Work & Bio

Hilton Hassell

Born in 1910
 / Died in 1980

View biography... View selected works...
Biography

HASSELL, Hilton Macdonald

1910-1980

Born at Lachine, Quebec, he started painting at the age of 17 and studied at the Ontario College of Art under J.W. Beatty, J.E.H. MacDonald and F.H. Johnston; also in England for a short time under Hayward Veal at the Heatherleys School. He became an outstanding painter after many years of study on his own. Employed by Brigden’s Limited in graphic media until June, 1955, when he turned to full time painting. He did work for other firms including art editing for MacLean’s Magazine. Hassell painted a variety of subjects including figures, portraits and landscapes which are particularly beautiful. His work was noted by the Port Credit Weekly as follows, “Many of the paintings . . . are the result of a trip to Ireland this spring. . . . In Ireland . . . he found the farms, the bogs and the cosy, intimate seaports a source of inspiration. . . . Mr. Hassell whose choice of subject is wide, obviously delights in water, sea coasts, shorelines, harbours and coves. . . . In Newfoundland, the country reminds him in many ways of Ireland, he painted the flakes, the wooden shelf-like platforms which the fishermen build to dry the fish in the sun.” He exhibited 16 of his paintings at the Memorial University Art Gallery in St. John’s, Newfoundland, by invitation, in the spring of 1965. He held solo shows at the Eaton’s Fine Art Galleries, Toronto (Oct. Nov. 1965) and in Winnipeg (Oct. Nov. 1965). His winter landscapes have been reproduced for Christmas Cards. He died in 1980 at the age of 70 and was survived by his wife Valerie, and two children, Dr. Christopher Hassell, Laurel Reigo, and six grandchildren. Was a member of the Ontario Society of Artists and exhibited with the Royal Canadian Academy.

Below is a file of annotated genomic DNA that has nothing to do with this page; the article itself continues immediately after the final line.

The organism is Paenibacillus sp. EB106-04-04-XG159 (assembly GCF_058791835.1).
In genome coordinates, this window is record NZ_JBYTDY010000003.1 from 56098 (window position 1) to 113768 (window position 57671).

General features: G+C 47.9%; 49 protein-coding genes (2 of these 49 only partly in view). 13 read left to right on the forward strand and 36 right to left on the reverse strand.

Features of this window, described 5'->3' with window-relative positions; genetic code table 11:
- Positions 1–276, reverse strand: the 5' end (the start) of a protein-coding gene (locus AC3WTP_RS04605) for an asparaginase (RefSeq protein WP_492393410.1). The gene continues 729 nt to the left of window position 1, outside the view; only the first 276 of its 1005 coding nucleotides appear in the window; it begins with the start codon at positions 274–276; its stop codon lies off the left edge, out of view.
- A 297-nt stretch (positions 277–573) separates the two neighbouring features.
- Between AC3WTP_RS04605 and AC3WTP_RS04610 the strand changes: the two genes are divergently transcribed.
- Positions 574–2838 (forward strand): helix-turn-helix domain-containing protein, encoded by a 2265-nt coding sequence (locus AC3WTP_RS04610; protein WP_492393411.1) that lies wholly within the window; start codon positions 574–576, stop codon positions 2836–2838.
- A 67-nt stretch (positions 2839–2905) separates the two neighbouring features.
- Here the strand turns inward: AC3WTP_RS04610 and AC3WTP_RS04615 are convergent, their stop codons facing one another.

Colin S. MacDonald

A Dictionary of Canadian Artists, volumes 1-8 by Colin S. MacDonald, and volume 9 (online only), by Anne Newlands and Judith Parker
National Gallery of Canada / Musée des beaux-arts du Canada